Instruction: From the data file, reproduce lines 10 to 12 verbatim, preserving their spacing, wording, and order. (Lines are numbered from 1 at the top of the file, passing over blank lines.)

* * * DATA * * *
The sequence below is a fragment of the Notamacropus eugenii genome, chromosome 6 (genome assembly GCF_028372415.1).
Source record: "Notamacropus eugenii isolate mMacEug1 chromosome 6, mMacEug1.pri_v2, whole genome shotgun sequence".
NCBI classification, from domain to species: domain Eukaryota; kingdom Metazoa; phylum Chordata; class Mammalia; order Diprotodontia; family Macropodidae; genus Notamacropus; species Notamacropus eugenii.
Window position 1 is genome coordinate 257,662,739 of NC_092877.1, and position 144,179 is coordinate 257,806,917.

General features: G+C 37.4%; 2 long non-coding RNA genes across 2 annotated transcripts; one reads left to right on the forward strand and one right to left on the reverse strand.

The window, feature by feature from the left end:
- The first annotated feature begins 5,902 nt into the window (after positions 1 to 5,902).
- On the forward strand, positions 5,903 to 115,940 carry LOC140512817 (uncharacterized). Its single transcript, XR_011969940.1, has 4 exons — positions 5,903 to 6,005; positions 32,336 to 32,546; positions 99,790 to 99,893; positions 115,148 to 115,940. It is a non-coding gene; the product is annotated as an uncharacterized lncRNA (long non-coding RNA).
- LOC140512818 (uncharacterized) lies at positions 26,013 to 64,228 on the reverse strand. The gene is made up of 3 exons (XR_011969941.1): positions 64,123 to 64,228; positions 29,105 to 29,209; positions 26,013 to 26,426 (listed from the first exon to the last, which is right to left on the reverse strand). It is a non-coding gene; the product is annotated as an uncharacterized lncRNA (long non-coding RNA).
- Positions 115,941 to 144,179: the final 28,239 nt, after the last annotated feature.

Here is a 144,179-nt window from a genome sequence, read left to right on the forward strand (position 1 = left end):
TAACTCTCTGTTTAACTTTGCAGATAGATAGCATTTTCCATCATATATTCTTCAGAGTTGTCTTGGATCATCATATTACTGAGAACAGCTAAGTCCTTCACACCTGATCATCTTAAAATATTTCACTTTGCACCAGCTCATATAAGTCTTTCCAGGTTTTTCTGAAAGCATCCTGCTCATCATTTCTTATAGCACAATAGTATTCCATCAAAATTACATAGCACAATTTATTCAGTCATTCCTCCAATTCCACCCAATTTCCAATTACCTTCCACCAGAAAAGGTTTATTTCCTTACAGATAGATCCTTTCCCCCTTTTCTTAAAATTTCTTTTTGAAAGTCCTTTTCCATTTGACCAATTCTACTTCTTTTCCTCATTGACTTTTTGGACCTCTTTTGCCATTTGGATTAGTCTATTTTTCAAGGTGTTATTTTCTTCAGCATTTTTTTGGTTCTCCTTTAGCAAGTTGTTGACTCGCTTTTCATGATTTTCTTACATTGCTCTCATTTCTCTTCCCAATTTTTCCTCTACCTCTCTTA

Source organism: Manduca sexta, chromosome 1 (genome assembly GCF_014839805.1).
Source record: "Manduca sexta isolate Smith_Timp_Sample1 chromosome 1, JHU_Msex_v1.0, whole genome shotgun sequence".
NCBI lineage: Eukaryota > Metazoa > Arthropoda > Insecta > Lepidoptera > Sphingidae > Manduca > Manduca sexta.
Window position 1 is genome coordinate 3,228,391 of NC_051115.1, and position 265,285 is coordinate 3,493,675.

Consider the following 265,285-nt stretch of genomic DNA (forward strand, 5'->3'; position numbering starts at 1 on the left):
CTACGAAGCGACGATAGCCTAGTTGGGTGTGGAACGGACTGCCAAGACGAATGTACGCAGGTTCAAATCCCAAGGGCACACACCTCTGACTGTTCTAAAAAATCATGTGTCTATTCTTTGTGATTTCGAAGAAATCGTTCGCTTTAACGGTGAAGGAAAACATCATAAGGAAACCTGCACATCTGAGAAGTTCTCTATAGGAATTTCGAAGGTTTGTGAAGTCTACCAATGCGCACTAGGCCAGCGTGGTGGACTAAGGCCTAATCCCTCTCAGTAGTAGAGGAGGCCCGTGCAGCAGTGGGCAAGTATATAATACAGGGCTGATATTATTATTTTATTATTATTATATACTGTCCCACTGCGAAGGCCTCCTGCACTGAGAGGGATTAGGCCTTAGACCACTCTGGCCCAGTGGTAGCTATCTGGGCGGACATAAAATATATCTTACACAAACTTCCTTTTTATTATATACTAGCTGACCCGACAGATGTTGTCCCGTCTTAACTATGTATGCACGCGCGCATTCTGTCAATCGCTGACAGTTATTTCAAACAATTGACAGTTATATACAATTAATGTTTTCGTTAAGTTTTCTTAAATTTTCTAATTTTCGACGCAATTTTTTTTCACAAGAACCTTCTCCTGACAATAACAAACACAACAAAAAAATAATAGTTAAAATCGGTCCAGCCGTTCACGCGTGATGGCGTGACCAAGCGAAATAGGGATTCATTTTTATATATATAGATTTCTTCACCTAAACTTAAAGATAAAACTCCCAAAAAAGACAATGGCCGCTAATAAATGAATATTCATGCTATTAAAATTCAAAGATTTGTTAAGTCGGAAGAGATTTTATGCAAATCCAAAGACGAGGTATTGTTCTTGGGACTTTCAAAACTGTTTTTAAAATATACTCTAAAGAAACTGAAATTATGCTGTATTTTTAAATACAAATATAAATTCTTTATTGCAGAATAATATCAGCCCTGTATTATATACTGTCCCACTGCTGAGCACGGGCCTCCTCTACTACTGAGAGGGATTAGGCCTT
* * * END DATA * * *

- Positions 115,941 to 144,179: the final 28,239 nt, after the last annotated feature.

Here is a 144,179-nt window from a genome sequence, read left to right on the forward strand (position 1 = left end):
TAACTCTCTGTTTAACTTTGCAGATAGATAGCATTTTCCATCATATATTCTTCAGAGTTGTCTTGGATCATCATATTACTGAGAACAGCTAAGTCCTTCACACCTGATCATCTTAAAATATTTCACTTTGCACCAGCTCATATAAGTCTTTCCAGGTTTTTCTGAAAGCATCCTGCTCATCATTTCTTATAGCACAATAGTATTCCATCAAAATTACATAGCACAATTTATTCAGTCATTCCTCCAATTCCACCCAATTTCCAATTACCTTCCACCAGAAAAGGTTTATTTCCTTACAGATAGATCCTTTCCCCCTTTTCTTAAAATTTCTTTTTGAAAGTCCTTTTCCATTTGACCAATTCTACTTCTTTTCCTCATTGACTTTTTGGACCTCTTTTGCCATTTGGATTAGTCTATTTTTCAAGGTGTTATTTTCTTCAGCATTTTTTTGGTTCTCCTTTAGCAAGTTGTTGACTCGCTTTTCATGATTTTCTTACATTGCTCTCATTTCTCTTCCCAATTTTTCCTCTACCTCTCTTA